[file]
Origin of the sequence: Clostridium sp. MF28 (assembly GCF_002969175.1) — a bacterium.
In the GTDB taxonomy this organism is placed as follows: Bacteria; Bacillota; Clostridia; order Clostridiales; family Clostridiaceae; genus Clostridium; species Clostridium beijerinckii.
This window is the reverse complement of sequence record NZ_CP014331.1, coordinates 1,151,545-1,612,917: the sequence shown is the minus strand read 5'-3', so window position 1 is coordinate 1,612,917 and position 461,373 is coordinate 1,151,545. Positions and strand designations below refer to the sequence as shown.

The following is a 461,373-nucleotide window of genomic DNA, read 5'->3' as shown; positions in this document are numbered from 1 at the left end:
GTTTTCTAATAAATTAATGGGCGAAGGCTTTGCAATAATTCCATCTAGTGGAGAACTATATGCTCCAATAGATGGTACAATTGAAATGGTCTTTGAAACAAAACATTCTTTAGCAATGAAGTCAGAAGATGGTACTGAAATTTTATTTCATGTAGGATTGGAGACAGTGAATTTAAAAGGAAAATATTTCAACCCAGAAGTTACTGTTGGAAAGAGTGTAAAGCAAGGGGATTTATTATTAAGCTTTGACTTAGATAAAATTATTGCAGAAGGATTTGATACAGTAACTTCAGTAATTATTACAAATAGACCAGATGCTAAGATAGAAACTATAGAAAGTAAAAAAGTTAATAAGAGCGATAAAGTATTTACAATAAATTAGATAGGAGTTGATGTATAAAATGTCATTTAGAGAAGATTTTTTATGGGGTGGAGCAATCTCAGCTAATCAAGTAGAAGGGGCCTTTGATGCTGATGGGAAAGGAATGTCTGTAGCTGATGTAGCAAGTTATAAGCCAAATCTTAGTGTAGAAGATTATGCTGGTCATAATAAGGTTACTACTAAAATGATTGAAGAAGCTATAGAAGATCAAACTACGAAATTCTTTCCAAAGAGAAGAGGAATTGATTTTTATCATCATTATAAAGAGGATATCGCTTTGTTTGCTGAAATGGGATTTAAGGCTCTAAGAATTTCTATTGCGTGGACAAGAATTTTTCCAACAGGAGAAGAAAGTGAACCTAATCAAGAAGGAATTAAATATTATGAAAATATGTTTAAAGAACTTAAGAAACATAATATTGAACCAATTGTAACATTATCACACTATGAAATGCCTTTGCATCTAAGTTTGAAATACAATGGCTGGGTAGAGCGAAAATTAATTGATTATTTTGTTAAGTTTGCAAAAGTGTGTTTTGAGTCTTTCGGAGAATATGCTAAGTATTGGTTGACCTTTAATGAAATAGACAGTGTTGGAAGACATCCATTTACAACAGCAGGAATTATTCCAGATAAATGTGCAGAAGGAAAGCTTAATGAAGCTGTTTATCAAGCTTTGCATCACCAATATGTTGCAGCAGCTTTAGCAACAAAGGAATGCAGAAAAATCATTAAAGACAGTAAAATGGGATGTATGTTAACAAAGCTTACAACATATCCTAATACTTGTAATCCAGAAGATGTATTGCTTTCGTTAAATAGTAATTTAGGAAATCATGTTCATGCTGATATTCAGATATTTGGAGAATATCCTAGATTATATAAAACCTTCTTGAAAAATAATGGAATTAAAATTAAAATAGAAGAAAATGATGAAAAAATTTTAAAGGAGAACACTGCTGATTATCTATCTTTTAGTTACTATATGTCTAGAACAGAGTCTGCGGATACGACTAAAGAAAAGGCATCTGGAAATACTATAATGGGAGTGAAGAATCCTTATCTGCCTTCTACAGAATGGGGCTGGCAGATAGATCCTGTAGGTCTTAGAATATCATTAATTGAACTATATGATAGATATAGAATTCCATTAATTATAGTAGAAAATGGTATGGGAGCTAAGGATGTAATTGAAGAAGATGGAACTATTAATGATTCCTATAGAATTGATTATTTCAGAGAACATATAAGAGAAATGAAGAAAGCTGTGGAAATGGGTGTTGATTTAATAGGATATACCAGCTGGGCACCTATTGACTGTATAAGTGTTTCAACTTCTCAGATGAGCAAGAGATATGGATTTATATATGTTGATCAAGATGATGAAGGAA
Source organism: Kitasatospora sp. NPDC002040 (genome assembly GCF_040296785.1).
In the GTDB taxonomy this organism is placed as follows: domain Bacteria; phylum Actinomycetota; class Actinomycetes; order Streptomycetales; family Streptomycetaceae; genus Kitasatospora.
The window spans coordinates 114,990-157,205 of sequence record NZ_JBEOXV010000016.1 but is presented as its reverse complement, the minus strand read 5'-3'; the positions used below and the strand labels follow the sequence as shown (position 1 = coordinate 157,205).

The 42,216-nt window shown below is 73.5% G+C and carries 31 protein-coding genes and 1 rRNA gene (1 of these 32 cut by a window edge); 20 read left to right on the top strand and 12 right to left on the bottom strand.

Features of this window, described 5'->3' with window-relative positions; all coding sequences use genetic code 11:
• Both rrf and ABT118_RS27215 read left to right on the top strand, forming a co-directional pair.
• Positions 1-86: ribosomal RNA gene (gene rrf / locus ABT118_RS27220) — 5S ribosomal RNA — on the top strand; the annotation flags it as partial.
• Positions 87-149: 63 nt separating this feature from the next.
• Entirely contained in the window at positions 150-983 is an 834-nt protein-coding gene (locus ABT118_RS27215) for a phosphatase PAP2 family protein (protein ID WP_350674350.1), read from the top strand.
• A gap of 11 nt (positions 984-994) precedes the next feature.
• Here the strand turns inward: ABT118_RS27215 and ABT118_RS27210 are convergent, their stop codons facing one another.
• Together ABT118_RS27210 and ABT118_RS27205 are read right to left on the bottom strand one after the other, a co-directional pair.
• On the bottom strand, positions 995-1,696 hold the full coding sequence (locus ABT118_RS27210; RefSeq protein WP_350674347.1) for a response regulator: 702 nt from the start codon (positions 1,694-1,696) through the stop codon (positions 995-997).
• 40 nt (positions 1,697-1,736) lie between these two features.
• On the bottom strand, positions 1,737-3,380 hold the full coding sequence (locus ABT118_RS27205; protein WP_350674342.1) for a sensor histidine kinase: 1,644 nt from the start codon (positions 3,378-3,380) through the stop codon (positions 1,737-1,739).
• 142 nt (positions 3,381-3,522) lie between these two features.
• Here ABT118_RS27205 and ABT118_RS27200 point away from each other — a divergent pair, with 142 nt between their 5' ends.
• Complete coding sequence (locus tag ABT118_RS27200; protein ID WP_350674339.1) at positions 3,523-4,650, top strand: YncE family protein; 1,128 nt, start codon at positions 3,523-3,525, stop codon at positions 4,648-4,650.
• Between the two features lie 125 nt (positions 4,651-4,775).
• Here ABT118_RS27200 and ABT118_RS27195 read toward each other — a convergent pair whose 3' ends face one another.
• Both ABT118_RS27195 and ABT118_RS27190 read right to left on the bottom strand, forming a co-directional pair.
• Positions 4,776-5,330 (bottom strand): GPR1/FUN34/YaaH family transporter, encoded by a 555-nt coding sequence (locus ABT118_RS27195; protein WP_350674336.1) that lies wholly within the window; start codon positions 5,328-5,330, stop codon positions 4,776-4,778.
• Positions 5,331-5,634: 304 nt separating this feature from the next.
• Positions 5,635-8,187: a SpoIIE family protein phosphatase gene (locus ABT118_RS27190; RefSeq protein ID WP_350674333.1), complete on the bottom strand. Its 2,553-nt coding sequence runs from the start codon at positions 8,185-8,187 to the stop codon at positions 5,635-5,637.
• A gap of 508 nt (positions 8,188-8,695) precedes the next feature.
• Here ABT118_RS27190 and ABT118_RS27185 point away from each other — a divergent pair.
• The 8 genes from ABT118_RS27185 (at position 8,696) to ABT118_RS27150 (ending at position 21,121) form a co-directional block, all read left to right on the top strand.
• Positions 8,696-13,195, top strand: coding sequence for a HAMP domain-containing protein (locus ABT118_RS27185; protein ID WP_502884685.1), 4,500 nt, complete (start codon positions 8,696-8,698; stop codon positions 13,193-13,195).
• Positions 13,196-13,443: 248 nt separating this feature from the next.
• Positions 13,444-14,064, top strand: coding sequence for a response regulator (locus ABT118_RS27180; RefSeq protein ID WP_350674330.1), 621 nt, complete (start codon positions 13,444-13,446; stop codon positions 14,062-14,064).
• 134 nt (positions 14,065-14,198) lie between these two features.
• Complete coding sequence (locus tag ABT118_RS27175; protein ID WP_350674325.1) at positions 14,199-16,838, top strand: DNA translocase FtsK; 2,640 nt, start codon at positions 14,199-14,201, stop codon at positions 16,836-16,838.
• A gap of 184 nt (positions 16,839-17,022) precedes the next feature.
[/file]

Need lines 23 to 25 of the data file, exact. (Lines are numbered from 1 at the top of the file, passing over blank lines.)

• Complete coding sequence (locus tag ABT118_RS27200; protein ID WP_350674339.1) at positions 3,523-4,650, top strand: YncE family protein; 1,128 nt, start codon at positions 3,523-3,525, stop codon at positions 4,648-4,650.
• Between the two features lie 125 nt (positions 4,651-4,775).
• Here ABT118_RS27200 and ABT118_RS27195 read toward each other — a convergent pair whose 3' ends face one another.